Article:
Updated: February 4, 2013 at 12:00 am
NEW YORK — Don't blame Beyonce for blowing the lights out at the Super Bowl.
NFL Commissioner Roger Goodell said Monday that the halftime show was not the cause of the power outage that darkened the Superdome for half an hour during Sunday's broadcast.
"There's no indication at all that this was caused by the halftime show. Absolutely not. I know that's been out there that this halftime show had something to do with it. That is not the case," Goodell said.
Beyonce was the halftime performer at Sunday night's game and used plenty of power to light up the stage. Some had joked that her electrifying performance was to blame for the outage.
But the halftime show was running on its own generator, said Goodell and Doug Thornton, a vice president of SMG, the company that manages the Superdome.
"It was not on our power grid at all," Thornton said, adding that the metered power consumption went down during halftime because the house lights were down.
Beyonce's 13-minute set included hits "Crazy in Love," ''Single Ladies (Put a Ring on It)" and a Destiny's Child reunion.
The energetic performance was sung live days after she admitted she sang to a pre-recorded track at President Barack Obama's inauguration. And it won applause from critics who called it a major improvement over Madonna, who sang to a backing track last year, and the Black Eyed Peas' much-criticized halftime show in 2011.
Alicia Keys performed the national anthem on piano before the game, and Jennifer Hudson sang "America the Beautiful" with the 26-member Sandy Hook Elementary School chorus.
Beyonce posted on her blog that she was proud to be among those female talents, which included her Destiny's Child bandmates Kelly Rowland and Michelle Williams.
"What a proud day for AFRICAN AMERICAN WOMEN!!!!," she wrote. "You are all beautiful, talented and showed so much class! It was an honor to perform at the Superbowl with you phenomenal ladies."
Beyonce announced Monday that her "The Mrs. Carter Show World Tour" will kick off April 15 in Belgrade, Serbia. The European leg of the tour will wrap up May 29 in Stockholm, Sweden.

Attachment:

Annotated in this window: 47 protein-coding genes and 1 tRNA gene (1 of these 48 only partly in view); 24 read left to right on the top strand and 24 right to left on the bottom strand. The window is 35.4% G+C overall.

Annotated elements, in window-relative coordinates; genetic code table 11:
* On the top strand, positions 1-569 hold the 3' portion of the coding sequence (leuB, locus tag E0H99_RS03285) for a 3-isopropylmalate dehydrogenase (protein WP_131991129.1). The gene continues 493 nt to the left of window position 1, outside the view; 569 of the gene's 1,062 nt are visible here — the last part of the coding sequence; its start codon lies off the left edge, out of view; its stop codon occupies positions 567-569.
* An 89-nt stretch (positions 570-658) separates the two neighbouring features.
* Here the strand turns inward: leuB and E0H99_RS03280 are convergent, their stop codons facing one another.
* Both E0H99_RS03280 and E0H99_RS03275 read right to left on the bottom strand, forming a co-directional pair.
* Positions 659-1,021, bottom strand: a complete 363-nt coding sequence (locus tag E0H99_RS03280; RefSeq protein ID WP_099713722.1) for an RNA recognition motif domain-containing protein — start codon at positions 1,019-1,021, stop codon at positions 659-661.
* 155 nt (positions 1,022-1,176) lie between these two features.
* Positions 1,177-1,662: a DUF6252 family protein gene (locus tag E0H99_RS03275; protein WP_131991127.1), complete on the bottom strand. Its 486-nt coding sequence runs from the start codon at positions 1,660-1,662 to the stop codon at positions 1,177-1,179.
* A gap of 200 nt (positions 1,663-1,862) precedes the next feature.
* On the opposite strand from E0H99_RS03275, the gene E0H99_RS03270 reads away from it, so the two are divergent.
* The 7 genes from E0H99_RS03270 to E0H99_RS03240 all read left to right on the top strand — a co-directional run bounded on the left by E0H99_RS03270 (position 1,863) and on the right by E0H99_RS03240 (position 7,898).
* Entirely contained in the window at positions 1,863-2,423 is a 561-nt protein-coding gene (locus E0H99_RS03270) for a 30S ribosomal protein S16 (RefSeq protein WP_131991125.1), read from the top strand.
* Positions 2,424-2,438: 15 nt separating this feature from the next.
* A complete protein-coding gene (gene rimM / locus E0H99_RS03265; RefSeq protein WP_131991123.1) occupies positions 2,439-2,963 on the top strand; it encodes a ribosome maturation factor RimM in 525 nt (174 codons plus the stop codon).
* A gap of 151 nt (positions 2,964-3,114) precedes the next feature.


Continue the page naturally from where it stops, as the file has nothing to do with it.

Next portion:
The tour's North American stint starts June 28 in Los Angeles and ends Aug. 3 in Brooklyn, N.Y., at the Barclays Center.
It was also announced Monday that a second wave of the tour is planned for Latin America, Australia and Asia later this year.
Cause of Super Bowl power outage remains unclear
NEW ORLEANS — As the Superdome's energy provider and stadium management try to determine what caused a 34-minute power outage at Sunday's Super Bowl, local officials are hoping the incident won't leave a black eye on the city or prevent the league's big game from coming back to town.
Larry Roedel, a lawyer for the state board that oversees the Superdome, said Monday that the outage did not appear to be related to work done on the stadium's electrical system in December. The work, approved by the Louisiana Stadium and Exposition District last fall, replaced feeder equipment connecting the stadium to power provider Entergy New Orleans.
Entergy and the company that manages the Superdome, SMG, said Sunday that an "abnormality" occurred where stadium equipment intersects with an Entergy electric feed, causing a breaker to create the outage. It remained unclear Monday exactly what the abnormality was or why it occurred.
But Doug Thornton, manager of the Superdome, said that when the power outage hit, meters indicated the stadium was drawing less power than it does during a typical New Orleans Saints game.
Thornton said millions of dollars have been spent upgrading electrical equipment in the building since Hurricane Katrina hit in 2005, and none of it failed. He said it was working properly when power was restored.
He also said there is no evidence that the halftime show had anything to do with the outage, which struck early in the third quarter. He said the show used its own dedicated generator and wasn't using the Superdome's power supply.
Mayor Mitch Landrieu told WWL-AM (www.wwl.com) on Monday that the city still wants to make a bid to host the NFL's championship game again in 2018 and that the outage won't hurt its chances.
Landrieu said league owners were impressed with the city's performance as host and even joked that the game got better after the blackout. ""People were leaving and the game was getting boring, so we had to do a little something to spice it up," he said.
NFL Commissioner Roger Goodell said New Orleans was a terrific Super Bowl host and that the outage won't affect future bids.
"I fully expect that we will be back here for Super Bowls," NFL Commissioner Roger Goodell said. "And I hope we will be back. We want to be back."
Goodell also said the Superdome had a backup power system ready to go, and it was about to be used when the power started coming back on.
Dr. Bjorn Hanson, dean of New York University's Center for Hospitality and Sports Management, said Monday that the power outage shouldn't hurt New Orleans' reputation as a convention destination.
"I think people view it for what it was: An unusual event with a near-record power draw," he said. "It was the equivalent of a circuit breaker flipping."
Associated Press writers Beth Harpaz and Barry Wilner contributed to this report.